Category Archives: writing

12 Tips for Writers Who Have No Time

Write Your Book in 2018: 12 Tips for Writers Who Have No Time

Write Your Book in 2018: 12 Tips for Writers Who Have No Time

The number one complaint of writers and would-be writers (including yours truly) is we don’t have enough time to write. That’s also our #1 justification for why we don’t finish writing projects. Alas, this is a load of hooey.

12 Tips for Writers Who Have No Time

Not enough time to write? There is no such thing! CC image “clockwalker” courtesy of Alex Eylar on Flickr. Some rights reserved.

Some of the most famous and successful writers we know wrote with what we’d call “no” time—around children, in the kitchen, at the end of a day filled with exhausting and often menial jobs, and so on.

A small sample:

  1. JK Rowling
  2. Charles Dickens
  3. Octavia Butler
  4. Louisa May Alcott
  5. Stephen King
  6. Stephenie Meyer
  7. Douglas Adams
  8. Elizabeth Gilbert
  9. Franz Kafka
  10. Toni Morrison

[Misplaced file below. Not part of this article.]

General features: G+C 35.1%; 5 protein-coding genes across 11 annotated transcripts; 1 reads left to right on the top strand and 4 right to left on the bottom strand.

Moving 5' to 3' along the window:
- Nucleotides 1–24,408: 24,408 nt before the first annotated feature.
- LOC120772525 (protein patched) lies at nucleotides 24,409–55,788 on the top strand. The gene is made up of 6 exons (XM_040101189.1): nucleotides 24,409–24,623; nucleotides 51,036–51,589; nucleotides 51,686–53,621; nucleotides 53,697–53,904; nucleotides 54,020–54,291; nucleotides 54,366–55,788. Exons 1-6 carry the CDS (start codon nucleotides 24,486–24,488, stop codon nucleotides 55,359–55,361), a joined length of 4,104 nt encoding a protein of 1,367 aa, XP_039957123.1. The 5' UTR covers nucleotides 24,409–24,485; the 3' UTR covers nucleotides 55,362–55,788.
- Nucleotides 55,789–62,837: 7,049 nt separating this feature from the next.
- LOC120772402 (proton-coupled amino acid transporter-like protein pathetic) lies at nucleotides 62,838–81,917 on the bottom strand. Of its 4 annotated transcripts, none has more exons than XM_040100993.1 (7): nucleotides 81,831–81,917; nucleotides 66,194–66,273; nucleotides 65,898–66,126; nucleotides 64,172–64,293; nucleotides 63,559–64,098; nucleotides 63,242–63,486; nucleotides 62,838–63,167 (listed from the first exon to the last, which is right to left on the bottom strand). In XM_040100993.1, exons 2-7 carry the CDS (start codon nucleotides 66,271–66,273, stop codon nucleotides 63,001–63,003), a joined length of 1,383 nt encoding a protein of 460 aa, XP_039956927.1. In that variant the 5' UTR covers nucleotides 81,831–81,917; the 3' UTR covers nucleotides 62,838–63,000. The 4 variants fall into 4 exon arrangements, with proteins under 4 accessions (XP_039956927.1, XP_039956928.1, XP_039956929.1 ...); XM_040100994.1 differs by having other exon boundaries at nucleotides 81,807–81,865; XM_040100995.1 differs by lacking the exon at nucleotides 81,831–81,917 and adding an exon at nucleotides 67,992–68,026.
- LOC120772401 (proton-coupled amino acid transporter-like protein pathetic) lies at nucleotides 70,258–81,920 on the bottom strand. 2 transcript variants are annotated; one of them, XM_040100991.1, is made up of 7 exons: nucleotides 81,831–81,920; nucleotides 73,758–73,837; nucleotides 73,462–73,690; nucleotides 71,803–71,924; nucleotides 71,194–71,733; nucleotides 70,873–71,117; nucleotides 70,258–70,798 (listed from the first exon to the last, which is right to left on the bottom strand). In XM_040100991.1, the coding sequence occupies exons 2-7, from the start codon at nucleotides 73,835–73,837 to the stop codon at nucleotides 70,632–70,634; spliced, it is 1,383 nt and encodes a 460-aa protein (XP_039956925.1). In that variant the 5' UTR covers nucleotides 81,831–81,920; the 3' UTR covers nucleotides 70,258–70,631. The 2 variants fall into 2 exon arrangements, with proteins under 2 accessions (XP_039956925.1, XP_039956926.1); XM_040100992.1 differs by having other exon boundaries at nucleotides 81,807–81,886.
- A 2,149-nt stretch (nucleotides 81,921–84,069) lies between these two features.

So how can you turn your writing “no time” into “go time”? In keeping with the holiday season, here are 12 ideas for you to try in 2018.

Writing Strategies for People with No Time

1. Start small.

You don’t need to write your magnum opus in the first three days of the year. You don’t need to write 2,000 words a day. Start small—fragments, journal entries, 500 words, a story sketch, a commitment to write every week.

Tip for writers who have no time: Start small—fragments, journal entries, 500 words, or a story sketch. Click To Tweet

2. Begin where the story most interests you.

Writers are time travelers. We can move backwards and forwards through the story at will. You don’t need to start at the beginning and write in sequential order through to the end.

3. Write before you sign into social media or even—gasp!—your email.

This includes your work email. Know you have many pressing messages? That’s great motivation. Also, turn off your phone. Put it in a drawer. I don’t want you looking at it or hearing it during your writing time.

Tip for writers who have no time: write BEFORE you check your social media or email. Click To Tweet

4. Name it.

You can always change the title. That’s why writers often call their current project a work in progress (WIP). A name is a great place to start any book. What will you call yours?

5. Batch your tasks.

If your book requires research, interviewing other people, or other preparation that’s not strictly writing, schedule your time so you do the research, interviewing, or prep in one chunk of time, and your writing in a separate chunk of time. Don’t work at three tasks at once.